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June 8, 2009

My thoughts on the scalp-proof system at Rams Head

rams head liveSince the booking and sale of tomorrow's surprise Beastie Boys show at Rams Head Live (pictured) generated so much interest/controversy, I thought I'd add my opinion to the pile.

First off, I want to give credit where credit is due: Landing a surprise Beastie Boys show was huge for Rams Head Live.

The Beasties are only playing two of these club shows (the other one is in Asheville, N.C.) before Bonnaroo. It's a score for Rams Head -- the Beasties are one of the biggest groups to have ever played there.

Now, a little criticism: It's obvious the club's Web site was totally unprepared to handle the volume of traffic it received when Beastie Boys tickets went on sale.

I'm sure there are ways to avoid this (Midnight Sun commenter Abject Disaster had a good point about renting space on outside servers to insure smooth ticket buying)

I'm intruiged by the "scalp-proof" ticket system Rams Head Live instituted for this show ...

Here's how it works: Concertgoers could only buy up to two tickets per order. Considering how fast tickets went, it was highly unlikely the same person had time to buy more than two tickets.

Tickets could only be bought online -- not over the phone or at the ticket window.

More importantly, tickets could only be picked up at the will call window the night of the show. At Rams Head, the will call window is inside the club -- and the night of this show, there is no re-entry.

Got all that?

beastie boysIn theory, this makes it pretty close to impossible to scalp tickets. The downside is, if you bought tickets for this show but then something came up and you couldn't go, you couldn't scalp them on Craigslist. You'd have to suck up the cost of the tickets.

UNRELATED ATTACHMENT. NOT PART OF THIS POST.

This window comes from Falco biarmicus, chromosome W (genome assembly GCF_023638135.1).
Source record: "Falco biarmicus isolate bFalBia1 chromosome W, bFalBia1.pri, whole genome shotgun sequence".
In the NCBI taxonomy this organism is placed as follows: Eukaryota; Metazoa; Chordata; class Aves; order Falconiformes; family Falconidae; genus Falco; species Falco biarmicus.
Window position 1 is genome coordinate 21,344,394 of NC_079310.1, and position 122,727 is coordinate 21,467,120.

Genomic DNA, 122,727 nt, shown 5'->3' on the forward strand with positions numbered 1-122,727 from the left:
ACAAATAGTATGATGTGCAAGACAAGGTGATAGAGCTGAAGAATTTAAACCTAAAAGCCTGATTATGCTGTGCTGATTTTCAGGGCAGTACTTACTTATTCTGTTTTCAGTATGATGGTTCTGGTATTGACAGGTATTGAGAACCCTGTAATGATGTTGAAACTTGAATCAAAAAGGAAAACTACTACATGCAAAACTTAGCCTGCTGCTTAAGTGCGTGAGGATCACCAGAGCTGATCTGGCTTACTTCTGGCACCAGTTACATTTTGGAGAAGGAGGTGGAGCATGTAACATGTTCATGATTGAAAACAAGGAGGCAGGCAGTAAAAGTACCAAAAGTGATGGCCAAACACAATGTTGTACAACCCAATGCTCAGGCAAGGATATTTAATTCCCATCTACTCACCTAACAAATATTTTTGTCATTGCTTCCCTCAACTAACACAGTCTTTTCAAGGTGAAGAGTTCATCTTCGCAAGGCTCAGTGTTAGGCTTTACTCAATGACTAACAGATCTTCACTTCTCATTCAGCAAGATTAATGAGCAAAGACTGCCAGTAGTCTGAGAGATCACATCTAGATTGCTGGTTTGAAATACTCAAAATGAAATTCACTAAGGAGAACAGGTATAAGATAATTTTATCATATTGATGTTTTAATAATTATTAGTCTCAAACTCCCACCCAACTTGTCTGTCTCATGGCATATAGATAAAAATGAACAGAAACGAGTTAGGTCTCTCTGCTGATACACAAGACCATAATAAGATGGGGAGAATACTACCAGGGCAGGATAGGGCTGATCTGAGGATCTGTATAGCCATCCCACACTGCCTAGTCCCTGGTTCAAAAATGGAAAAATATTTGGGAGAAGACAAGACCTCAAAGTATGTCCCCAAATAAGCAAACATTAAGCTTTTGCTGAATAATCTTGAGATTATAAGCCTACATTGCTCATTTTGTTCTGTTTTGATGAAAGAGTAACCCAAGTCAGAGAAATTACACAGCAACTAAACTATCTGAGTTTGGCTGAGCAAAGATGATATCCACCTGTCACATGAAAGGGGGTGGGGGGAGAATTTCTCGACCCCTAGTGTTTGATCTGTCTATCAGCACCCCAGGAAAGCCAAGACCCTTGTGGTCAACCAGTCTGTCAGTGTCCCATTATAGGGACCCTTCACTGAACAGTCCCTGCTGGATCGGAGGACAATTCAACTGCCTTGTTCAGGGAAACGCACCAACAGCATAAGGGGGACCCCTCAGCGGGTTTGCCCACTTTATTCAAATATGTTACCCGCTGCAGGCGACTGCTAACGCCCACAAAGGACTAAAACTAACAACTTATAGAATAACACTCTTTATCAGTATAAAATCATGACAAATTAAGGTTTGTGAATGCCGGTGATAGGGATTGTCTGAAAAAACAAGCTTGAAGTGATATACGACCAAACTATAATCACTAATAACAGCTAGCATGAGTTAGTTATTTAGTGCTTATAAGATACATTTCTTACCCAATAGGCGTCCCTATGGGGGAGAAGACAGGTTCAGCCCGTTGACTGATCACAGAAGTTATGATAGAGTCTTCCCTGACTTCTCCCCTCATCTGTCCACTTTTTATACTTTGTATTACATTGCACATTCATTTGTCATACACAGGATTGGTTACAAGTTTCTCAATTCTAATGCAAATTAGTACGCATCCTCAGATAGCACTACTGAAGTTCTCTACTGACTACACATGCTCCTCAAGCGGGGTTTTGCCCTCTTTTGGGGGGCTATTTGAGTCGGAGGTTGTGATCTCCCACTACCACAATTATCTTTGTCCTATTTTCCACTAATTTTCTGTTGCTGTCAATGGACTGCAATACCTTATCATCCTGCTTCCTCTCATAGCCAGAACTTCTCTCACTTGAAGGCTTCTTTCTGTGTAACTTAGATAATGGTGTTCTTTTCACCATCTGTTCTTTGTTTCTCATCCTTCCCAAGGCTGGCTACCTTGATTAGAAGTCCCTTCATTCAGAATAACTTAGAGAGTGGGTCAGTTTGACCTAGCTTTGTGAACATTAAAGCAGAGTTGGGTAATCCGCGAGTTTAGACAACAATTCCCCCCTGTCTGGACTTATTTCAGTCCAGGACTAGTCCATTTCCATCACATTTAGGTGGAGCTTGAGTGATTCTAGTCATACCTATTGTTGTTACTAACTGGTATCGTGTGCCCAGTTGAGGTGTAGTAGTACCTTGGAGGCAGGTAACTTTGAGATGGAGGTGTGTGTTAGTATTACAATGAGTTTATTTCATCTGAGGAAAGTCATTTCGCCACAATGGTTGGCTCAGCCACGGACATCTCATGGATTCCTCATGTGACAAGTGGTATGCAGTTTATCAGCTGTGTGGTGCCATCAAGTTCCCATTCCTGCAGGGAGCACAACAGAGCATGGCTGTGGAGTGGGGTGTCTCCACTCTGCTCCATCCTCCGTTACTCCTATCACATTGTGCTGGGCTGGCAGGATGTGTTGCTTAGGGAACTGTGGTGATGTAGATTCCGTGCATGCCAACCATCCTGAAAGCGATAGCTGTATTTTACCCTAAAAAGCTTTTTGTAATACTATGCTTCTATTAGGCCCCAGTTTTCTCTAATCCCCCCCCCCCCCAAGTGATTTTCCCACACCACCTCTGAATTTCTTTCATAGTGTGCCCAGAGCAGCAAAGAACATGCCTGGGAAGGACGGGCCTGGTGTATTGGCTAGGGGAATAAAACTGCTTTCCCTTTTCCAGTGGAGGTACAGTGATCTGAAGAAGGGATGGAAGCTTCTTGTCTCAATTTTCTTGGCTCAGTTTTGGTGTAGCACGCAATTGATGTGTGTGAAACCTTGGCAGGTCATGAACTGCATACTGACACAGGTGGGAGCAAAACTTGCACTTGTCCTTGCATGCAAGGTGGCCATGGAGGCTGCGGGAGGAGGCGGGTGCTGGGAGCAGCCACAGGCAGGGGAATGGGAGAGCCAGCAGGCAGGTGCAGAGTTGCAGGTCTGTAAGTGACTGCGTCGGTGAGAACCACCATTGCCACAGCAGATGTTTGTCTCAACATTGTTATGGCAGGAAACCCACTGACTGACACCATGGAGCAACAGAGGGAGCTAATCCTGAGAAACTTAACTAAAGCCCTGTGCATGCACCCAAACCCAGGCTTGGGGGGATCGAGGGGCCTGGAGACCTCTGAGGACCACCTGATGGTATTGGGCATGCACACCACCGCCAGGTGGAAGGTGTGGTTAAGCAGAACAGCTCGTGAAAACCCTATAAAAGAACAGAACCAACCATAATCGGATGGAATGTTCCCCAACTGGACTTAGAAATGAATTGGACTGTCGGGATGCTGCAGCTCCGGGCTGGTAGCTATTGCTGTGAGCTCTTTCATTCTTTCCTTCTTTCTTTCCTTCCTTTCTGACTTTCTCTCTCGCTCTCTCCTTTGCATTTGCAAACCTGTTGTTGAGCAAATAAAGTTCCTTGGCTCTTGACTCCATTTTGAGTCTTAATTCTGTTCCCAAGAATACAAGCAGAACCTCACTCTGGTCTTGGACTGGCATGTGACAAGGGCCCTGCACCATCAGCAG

The scalp-free policy gives loyal Beastie Boys fans a chance of seeing one of their favorite bands at a reasonable price (tickets were about $40 each). Ticket scalping sites such as StubHub couldn't swoop in, snatch up tons of tickets and re-sell them for three times face value.

Of course, other loyal fans who couldn't get tickets don't have the option of buying a scalped ticket -- even for three times the original face value. And as you can see, more than a few fans are looking for tickets. 

I think this is an interesting little experiment. I have no problem with scalpers (I've bought my share of scalped tickets in the past), but scalping sites like StubHub have gotten out of hand.

Rams Head's scalp-free system seems a little extreme -- especially for the average show. But for special shows like this one, I understand it.

I'm going to the show tomorrow, and I'm interested to see how the ticketing system goes. I'll check back in on this topic Wednesday.

(At top, Sun photo by Christopher T. Assaf. Bottom photo by Getty Images.)


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Posted by Sam Sessa at 12:04 PM | | Comments (13)
Categories: Bars & Clubs, Local music
        

Comments

I wish I was a hacky writer for a washed-up newspaper that could score tickets to this show. Just make sure you don't stand in front of anyone while slow dancing to Gratitude.

Hope a Cordish official doesn't kick them off stage for performing Hip-Hop at Power Plant Live.

Sam, got an extra??

You clearly have no idea how the ticket industry works. Stubhub isn't buying any tickets at all. They are just a marketplace.

In any case, you also clearly haven't thought this through. Let's say you can only buy 2 tickets. What if you have 2 kids that want to go to the show? Either your kids have to buy the tickets with their credit cards, or one of them can't go, since you as the parent with the credit card have to attend, eating up one of the ticket spots available.

This is bad for consumers, and is just part of TicketMaster's attempt to get a monopoly in all aspects of ticketing. When that happens, will tickets be cheaper? If you think so, perhaps you be interested in a bridge I have for sale.

The ordering process was completely smooth. The screen tells you it will hold your tickets for up to 8 minutes and you get timed out at 3. Ramshead is a great place to see a show but they botched this big time.

You better show up to that will-call line early. I have a feeling then line is going to be ridiculous. A good hour wait would be my guess.

Pissy, like I said in the piece, I'm going to the show. Are you?

Anon, heh.

Sturmy, sorry, I don't have any extras. Who's got Sturmy's miracle? Anybody? Anybody?